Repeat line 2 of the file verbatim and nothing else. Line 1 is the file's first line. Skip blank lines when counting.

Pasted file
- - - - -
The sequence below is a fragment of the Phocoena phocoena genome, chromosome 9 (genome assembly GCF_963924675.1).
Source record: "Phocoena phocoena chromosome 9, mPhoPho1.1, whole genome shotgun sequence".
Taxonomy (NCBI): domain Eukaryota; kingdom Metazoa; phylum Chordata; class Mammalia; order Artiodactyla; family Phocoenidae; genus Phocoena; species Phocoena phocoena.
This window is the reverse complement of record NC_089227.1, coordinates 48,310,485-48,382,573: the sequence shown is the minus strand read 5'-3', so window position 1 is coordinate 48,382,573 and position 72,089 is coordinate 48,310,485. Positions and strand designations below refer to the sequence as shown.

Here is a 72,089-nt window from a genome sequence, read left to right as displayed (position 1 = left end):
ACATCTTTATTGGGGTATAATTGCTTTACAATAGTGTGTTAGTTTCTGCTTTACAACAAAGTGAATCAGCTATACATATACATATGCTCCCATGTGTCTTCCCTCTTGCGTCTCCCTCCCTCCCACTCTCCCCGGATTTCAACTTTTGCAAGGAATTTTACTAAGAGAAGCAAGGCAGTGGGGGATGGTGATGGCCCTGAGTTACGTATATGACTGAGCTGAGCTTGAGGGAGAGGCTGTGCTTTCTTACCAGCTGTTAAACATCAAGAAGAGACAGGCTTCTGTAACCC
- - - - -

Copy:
Source record: "Phocoena phocoena chromosome 9, mPhoPho1.1, whole genome shotgun sequence".